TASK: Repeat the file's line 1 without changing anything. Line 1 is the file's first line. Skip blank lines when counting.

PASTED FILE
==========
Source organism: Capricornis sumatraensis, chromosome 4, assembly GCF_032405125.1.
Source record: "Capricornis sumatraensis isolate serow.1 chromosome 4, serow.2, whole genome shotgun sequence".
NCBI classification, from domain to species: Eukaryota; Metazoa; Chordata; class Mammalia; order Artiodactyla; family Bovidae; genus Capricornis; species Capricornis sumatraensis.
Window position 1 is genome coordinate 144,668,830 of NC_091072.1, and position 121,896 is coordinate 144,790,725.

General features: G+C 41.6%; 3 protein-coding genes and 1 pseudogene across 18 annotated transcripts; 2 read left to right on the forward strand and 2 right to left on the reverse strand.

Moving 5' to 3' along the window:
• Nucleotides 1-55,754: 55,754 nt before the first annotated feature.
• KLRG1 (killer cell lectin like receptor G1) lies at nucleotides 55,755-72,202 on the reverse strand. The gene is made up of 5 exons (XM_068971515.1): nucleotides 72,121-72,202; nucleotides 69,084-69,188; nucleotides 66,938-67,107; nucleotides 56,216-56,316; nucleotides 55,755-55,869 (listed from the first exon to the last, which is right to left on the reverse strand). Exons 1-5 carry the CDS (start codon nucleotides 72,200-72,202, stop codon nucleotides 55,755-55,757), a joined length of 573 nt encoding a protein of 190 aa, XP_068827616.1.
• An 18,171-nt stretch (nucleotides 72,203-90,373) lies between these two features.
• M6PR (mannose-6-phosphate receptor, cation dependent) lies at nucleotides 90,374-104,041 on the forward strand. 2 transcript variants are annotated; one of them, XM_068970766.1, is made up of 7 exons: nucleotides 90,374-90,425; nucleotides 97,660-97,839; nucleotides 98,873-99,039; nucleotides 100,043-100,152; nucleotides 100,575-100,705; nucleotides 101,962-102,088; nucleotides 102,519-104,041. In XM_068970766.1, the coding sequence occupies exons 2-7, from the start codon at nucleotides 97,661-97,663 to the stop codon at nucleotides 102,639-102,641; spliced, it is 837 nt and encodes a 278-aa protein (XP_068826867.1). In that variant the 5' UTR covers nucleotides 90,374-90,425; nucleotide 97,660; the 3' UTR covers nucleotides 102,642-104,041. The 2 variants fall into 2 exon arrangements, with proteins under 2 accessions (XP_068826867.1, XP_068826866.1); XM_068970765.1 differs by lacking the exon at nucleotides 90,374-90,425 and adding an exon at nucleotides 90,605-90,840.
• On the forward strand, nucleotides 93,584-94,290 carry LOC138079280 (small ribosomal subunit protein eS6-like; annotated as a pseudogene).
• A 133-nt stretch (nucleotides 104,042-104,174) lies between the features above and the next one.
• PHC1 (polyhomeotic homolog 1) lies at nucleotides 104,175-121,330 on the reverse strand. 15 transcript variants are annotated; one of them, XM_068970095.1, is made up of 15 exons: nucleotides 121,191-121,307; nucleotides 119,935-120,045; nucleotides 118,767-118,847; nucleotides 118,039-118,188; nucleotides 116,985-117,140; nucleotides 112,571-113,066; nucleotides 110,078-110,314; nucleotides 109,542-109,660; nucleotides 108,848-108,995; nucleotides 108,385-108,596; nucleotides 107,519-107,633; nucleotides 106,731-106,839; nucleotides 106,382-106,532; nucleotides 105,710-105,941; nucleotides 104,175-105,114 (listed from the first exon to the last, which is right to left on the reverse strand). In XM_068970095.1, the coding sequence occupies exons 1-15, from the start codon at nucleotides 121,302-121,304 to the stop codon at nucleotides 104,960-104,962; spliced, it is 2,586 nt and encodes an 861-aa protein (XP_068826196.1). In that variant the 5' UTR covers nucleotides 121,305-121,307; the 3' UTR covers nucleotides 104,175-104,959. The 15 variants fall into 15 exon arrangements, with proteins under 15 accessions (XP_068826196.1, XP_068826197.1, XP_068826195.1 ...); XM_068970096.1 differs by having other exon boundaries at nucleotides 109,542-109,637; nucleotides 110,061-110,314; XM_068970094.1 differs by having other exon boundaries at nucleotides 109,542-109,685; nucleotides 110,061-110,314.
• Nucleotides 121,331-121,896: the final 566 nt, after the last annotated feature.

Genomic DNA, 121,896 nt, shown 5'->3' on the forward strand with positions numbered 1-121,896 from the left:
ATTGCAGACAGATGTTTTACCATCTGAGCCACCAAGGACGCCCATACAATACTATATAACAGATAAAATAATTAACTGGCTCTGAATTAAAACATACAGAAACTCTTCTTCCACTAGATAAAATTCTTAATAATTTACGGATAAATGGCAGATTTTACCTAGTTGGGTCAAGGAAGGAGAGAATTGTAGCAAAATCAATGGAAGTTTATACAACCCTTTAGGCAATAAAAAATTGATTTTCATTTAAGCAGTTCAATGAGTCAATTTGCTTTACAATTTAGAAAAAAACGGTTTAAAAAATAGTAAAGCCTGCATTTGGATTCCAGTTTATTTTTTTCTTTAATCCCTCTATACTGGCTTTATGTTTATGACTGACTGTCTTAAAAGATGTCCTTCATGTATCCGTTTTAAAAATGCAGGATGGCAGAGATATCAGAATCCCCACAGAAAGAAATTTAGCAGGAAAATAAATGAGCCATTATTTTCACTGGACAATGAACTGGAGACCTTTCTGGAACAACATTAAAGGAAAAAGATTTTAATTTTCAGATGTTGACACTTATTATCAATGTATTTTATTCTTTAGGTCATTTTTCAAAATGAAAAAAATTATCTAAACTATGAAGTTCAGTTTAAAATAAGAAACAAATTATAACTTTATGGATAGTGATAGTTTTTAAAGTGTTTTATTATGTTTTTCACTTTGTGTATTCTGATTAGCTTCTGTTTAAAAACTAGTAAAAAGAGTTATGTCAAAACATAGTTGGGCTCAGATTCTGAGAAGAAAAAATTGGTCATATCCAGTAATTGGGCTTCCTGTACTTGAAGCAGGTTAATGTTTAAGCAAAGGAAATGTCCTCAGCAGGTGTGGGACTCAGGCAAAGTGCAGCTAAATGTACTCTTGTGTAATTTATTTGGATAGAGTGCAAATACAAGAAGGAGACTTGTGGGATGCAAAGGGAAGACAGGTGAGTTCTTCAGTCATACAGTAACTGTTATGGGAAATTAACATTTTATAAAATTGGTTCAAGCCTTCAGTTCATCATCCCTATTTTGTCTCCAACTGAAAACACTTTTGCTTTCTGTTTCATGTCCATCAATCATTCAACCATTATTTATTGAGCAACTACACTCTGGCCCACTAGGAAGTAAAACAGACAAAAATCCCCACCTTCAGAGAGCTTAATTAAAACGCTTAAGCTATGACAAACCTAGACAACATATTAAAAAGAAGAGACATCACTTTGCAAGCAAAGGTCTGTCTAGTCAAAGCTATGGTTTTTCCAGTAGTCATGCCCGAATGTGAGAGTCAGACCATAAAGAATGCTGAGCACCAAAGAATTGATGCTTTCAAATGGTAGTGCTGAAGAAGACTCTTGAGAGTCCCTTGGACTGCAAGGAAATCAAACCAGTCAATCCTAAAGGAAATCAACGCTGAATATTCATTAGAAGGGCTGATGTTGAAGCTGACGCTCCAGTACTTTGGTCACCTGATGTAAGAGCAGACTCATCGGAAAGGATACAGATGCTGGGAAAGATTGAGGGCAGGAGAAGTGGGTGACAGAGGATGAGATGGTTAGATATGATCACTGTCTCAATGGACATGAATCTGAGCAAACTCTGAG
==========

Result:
Source organism: Capricornis sumatraensis, chromosome 4, assembly GCF_032405125.1.